From a distance she heard the noise of a third vehicle, but did not turn to look. It was a long time coming, and, judging by the sound, the horses were ambling. At last it overtook her. It was a small two-horse spring-cart with only one seat. This seat was occupied by a middle-aged man who looked well fed without being exactly stout. He wore a coat of thick black broadcloth with pockets and edges bound in wide wool braid. His head was covered by a light gray cloth cap, trimmed with numerous small buttons which were faded yellow and displayed their wooden skeletons under the threadbare cloth covering. A short pipe with a big wooden head lay thrust in a corner of the seat. After spitting in the opposite direction from Stina, the man stopped his horses with a soft "Whoa!" and said slowly in the broadest Zealand dialect, "Maybe that girl would like a lift?" "Many thanks," answered Stina.
She took hold of the dash-board, stepped on the whipple-tree so heavily that it swung way out to the side, and let herself down on the seat with a thump that made the springs resound.
For a moment the owner of the cart peered at her from the corner of his eye and looked as if he were going to say something. But when his guest did not by the faintest sign reveal any inclination toward conversation or friendliness, and when he saw her staring straight ahead, crowding as far as possible away from him into the opposite corner of the seat, he sighed loudly, and exclaimed, "Well, well, begosh ye–hm, hm!" He stopped for a moment, wiped the perspiration from his forehead, reached for his pipe, stuffed it from a bladder-pouch, lighted it, touched the fat whitemaned sorrels lightly with the whip, and with a "Gidap!" made them start an easy trot.
Always the same white road, edged by grass and plantain leaves covered with a thick layer of dust. Always the same stubbly fields, unending stretches in woodless regions, interrupted only by the square of some solitary farmhouse, or by a cottage half veiled by the poplar row around the garden. Here and there a dried-out pool with its cracked, wrinkled, and hard clay bottom bore witness to the monstrous drought of the summer.
"It sure is mighty hot," sighed the farmer after they had ridden quite a distance.
Stina nodded, continuing to stare straight ahead. The man could only see the profile of her nose move a bit. Again he was silent for a while before making a new attempt to exchange ideas with her.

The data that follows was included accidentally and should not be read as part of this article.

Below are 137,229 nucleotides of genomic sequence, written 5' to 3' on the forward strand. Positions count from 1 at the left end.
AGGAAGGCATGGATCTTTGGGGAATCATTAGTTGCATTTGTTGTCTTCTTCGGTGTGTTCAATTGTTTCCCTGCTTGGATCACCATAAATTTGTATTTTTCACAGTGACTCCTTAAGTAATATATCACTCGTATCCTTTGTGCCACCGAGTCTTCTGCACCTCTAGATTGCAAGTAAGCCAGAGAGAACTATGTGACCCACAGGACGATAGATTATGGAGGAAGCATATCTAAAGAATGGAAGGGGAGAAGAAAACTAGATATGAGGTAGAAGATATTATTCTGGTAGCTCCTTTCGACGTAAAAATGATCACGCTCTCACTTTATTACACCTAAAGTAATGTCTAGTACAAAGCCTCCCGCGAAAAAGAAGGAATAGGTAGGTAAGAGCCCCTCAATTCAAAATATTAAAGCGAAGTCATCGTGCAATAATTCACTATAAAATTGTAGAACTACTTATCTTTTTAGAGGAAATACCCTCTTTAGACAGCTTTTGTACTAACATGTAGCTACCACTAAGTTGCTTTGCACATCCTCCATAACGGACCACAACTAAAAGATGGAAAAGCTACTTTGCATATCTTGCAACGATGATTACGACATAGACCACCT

"The crop got in very well this year. There was nothing to complain about. For the weather was right steady. But–eh–the grain don't weigh much, and we got a mighty big pile o' chaff."
These reflections awakened so much interest in Stina that she turned half toward the farmer, and murmured, "The hay wasn't any good either."
"No; if only we don't have to buy fodder for the cattle before winter is over."
"That might be bad enough," said Stina sullenly, and turned away from the man. Perhaps this discouraged him from further attempts at conversation. He turned toward her several times, clearing his throat and mumbling, "Well, well, begosh! Ye-e-es." –What was there to be said to that?–Then, as he did not receive the least response, he fell into a silence, perhaps into a reverie. He bent forward, placed his whip between his legs, the handle leaning against his right thigh, and left the two sorrels to do as they pleased. At their present pace it was out of the question for them to cover four miles an hour, and yet the perspiration formed big flakes of foam on their loins and backs.
No sound was heard except the heavy, monotonous creaking of the axles and a slight rattling of the harness when the horses shook themselves to get rid of the "blind flies" that buzzed around the carriage and sometimes, with a short, faintly snapping sound, hit the leather cover which protected the travelers.
The owner of the spring-cart was roused from his drowsiness by a motion of the girl beside him. Again he glanced sideways at her, and saw her untie the knot in the red and white dotted cotton kerchief which was covering the bundle in her lap. Inside was a parcel wrapped in a newspaper. She opened it, took out a big round of rye bread covered with smoked sausage, and broke the bread in two parts. With a nod she offered her host one of these, without, however, looking at him.
"Thanks to him who offers," murmured the farmer. Each devoured his half of the round with due composure. It was succeeded by an other covered with green cheese. This slice was also broken in two by its proprietress who then repeated her silent invitation.